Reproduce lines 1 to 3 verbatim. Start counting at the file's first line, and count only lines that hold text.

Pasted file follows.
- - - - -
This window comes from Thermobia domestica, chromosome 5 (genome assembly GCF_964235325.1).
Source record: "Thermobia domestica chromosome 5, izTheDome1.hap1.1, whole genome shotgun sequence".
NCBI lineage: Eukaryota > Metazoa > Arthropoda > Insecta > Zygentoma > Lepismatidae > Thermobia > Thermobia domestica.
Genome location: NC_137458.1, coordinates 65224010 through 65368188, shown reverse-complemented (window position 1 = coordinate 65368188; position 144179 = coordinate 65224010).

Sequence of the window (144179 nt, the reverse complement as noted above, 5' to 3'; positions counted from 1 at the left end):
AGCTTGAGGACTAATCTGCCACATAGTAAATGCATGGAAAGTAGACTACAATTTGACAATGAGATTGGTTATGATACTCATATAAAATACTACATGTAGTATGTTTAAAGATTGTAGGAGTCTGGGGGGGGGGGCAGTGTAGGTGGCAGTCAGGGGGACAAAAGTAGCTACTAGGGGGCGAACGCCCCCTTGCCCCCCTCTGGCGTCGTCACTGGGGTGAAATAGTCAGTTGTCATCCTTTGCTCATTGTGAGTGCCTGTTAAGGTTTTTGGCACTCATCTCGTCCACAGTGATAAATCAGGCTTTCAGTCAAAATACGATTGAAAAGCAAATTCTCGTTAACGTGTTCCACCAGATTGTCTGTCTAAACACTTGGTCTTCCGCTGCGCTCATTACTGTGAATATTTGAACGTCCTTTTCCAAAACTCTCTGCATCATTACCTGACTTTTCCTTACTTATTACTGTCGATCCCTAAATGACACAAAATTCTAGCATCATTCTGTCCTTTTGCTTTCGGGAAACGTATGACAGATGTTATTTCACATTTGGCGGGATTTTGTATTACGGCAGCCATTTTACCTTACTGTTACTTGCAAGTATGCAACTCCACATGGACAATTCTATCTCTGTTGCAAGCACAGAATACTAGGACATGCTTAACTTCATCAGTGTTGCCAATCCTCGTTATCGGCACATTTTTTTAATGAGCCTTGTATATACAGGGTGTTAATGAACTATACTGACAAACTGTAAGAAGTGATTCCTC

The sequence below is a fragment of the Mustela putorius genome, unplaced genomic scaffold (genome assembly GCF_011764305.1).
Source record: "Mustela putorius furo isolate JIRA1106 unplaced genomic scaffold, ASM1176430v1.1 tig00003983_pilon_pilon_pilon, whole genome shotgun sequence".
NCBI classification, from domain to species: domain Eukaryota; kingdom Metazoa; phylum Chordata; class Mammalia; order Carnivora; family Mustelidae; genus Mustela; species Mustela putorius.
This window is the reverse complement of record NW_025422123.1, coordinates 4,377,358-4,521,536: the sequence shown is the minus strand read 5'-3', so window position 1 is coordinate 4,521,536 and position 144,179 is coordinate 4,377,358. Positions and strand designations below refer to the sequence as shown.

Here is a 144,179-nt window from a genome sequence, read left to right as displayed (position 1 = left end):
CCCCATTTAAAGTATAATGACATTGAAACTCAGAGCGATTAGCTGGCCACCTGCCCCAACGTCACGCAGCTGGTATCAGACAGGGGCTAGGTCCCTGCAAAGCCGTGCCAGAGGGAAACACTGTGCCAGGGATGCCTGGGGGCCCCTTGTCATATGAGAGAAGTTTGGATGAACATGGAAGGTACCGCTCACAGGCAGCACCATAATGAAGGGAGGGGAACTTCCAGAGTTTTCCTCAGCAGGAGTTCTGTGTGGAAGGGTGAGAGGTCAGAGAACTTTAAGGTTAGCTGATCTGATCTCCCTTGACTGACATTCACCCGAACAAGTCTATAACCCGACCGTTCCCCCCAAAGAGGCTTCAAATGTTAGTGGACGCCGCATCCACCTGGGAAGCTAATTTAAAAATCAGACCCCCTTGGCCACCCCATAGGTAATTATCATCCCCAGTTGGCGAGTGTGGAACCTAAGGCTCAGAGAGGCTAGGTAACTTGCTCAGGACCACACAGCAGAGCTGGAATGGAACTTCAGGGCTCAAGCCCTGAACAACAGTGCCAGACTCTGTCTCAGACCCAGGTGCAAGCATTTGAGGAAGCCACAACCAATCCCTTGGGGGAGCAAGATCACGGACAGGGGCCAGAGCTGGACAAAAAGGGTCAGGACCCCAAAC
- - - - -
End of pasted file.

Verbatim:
This window comes from Thermobia domestica, chromosome 5 (genome assembly GCF_964235325.1).
Source record: "Thermobia domestica chromosome 5, izTheDome1.hap1.1, whole genome shotgun sequence".
NCBI lineage: Eukaryota > Metazoa > Arthropoda > Insecta > Zygentoma > Lepismatidae > Thermobia > Thermobia domestica.